RESIN uses a multi-method approach, harnessing methodology and data from dendroecology, terrestrial forest inventory, and remote sensing to improve our understanding of the past, present, and future of disturbance regimes in Central Europe.
A combination of methods will be used to study the past, present, and future of forest disturbance regimes.
Dendroecology, the analysis of the information contained in tree rings, will be used to gain insights into past disturbance regimes. Based on dendroecology we will characterize the historical range of variation as a baseline against which current and potential future changes can be assessed.
Remote sensing, i.e., the study of the environment from airborne or satellite-based sensors, will provide a detailed characterization of the patterns and extent of recent forest disturbances.
Terrestrial inventory data, i.e., measurements of relevant ecosystem characteristics obtained in the field, will complement remotely sensed information with regard to characteristics of forest structure and composition, and allow a detailed understanding on disturbance impact and recovery.
The methodological linchpin of the approach is ecosystem modeling. We will use process-based simulation modeling to synthesize the different empirical data sources, and generate consistent trajectories of past and future disturbance dynamics. The model applied is iLand, the individual-based forest landscape and disturbance model. More information on iLand can be found here.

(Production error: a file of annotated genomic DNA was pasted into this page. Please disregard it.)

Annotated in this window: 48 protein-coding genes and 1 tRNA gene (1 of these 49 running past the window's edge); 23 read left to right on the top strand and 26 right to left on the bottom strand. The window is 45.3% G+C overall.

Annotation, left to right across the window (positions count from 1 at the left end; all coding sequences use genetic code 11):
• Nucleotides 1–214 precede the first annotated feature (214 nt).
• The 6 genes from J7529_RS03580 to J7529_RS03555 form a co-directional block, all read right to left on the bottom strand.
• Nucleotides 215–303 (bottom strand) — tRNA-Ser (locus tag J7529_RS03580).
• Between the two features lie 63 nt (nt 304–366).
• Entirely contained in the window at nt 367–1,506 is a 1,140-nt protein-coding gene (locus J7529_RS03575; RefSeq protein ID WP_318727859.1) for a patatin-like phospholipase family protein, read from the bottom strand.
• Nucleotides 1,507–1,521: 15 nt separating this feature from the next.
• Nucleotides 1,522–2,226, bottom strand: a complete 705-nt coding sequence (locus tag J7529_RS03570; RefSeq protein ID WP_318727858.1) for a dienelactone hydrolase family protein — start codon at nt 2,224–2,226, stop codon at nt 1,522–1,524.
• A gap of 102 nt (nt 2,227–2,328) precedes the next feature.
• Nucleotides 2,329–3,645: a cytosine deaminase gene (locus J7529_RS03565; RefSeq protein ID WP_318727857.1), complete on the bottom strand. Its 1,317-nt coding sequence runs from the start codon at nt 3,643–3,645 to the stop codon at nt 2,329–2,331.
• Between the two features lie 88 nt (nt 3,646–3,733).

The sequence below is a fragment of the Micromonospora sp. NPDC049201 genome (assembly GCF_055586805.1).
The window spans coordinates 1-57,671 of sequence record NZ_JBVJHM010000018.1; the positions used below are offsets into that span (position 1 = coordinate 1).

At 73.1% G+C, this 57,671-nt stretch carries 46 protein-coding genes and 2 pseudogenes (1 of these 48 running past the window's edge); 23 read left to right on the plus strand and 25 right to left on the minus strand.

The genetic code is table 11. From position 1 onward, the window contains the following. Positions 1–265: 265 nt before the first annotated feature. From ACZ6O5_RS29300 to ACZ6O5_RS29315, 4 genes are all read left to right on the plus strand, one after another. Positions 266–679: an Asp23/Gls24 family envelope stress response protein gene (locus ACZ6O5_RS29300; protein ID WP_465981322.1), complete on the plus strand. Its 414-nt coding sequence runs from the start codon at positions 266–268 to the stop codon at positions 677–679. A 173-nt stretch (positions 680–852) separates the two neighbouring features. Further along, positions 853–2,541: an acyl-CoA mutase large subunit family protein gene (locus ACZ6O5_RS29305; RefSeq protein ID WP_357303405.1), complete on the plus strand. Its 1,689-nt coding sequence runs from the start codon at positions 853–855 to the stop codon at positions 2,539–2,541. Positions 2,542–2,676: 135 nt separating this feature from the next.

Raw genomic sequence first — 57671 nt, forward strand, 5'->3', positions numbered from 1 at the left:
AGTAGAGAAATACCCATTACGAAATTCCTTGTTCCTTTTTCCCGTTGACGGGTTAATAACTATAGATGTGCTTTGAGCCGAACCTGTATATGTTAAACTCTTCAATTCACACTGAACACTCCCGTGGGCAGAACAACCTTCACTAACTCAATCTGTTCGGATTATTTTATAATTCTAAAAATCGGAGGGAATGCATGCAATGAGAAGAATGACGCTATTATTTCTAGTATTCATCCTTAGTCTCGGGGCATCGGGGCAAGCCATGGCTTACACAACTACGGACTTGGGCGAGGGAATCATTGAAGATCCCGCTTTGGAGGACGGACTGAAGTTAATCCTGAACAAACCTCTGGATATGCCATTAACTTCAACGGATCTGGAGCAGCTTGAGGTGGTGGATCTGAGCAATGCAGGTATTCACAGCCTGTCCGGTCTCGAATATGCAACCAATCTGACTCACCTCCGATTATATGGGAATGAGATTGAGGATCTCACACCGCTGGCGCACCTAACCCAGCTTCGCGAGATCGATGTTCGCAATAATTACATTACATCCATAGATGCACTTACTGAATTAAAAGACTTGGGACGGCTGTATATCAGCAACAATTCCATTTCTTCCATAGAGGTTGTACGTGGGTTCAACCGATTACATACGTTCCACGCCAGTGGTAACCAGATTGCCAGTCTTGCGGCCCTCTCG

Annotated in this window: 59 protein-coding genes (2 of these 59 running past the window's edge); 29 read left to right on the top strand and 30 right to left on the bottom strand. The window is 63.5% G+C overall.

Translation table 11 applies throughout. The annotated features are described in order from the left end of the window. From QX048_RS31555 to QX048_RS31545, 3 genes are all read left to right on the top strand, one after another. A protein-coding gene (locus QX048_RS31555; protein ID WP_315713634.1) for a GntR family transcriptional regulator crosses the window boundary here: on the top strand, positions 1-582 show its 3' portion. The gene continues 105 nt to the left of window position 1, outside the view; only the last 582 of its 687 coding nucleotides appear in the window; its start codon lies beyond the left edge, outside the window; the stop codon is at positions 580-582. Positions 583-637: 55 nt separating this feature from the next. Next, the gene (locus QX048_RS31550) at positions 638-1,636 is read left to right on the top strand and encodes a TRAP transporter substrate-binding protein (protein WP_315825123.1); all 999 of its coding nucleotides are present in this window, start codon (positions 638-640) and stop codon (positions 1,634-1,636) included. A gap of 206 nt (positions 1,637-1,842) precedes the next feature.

The simulation model iLand simulates forest landscape dynamics at the grain of individual trees (left). iLand is a process based model that aims at a balanced level of process detail (right).
Simulation modeling will allow us to quantify disturbance impacts on important ecosystem services, and consistently assess trade-offs between individual disturbance effects. Furthermore, simulation modeling enables the investigation of alternative scenarios of future climate change, and the assessment of their impacts on disturbance regimes and ecosystem trajectories. Finally, alternative forest management measures will be implemented in silico, and will be evaluated with regard to their benefits and drawbacks under changing climate and disturbance regimes.